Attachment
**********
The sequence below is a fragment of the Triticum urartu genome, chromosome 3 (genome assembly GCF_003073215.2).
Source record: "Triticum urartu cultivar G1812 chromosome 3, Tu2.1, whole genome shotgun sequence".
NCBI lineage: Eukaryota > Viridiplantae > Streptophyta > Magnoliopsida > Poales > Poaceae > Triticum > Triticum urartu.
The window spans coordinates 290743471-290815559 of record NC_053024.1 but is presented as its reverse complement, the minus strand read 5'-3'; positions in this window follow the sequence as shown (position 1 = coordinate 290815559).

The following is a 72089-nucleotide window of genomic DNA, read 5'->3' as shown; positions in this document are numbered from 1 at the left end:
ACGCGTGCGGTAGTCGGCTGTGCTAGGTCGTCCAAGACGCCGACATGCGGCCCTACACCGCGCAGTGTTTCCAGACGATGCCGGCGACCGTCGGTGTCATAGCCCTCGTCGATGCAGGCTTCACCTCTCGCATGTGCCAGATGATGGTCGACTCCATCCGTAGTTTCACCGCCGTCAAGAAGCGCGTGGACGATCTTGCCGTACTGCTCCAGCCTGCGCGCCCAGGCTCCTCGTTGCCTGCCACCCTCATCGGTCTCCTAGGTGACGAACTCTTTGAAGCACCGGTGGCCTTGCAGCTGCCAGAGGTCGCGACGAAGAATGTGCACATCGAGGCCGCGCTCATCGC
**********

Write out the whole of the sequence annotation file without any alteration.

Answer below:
The sequence below is a fragment of the Triticum urartu genome, chromosome 3 (genome assembly GCF_003073215.2).
Source record: "Triticum urartu cultivar G1812 chromosome 3, Tu2.1, whole genome shotgun sequence".
NCBI lineage: Eukaryota > Viridiplantae > Streptophyta > Magnoliopsida > Poales > Poaceae > Triticum > Triticum urartu.
The window spans coordinates 290743471-290815559 of record NC_053024.1 but is presented as its reverse complement, the minus strand read 5'-3'; positions in this window follow the sequence as shown (position 1 = coordinate 290815559).

The following is a 72089-nucleotide window of genomic DNA, read 5'->3' as shown; positions in this document are numbered from 1 at the left end:
ACGCGTGCGGTAGTCGGCTGTGCTAGGTCGTCCAAGACGCCGACATGCGGCCCTACACCGCGCAGTGTTTCCAGACGATGCCGGCGACCGTCGGTGTCATAGCCCTCGTCGATGCAGGCTTCACCTCTCGCATGTGCCAGATGATGGTCGACTCCATCCGTAGTTTCACCGCCGTCAAGAAGCGCGTGGACGATCTTGCCGTACTGCTCCAGCCTGCGCGCCCAGGCTCCTCGTTGCCTGCCACCCTCATCGGTCTCCTAGGTGACGAACTCTTTGAAGCACCGGTGGCCTTGCAGCTGCCAGAGGTCGCGACGAAGAATGTGCACATCGAGGCCGCGCTCATCGC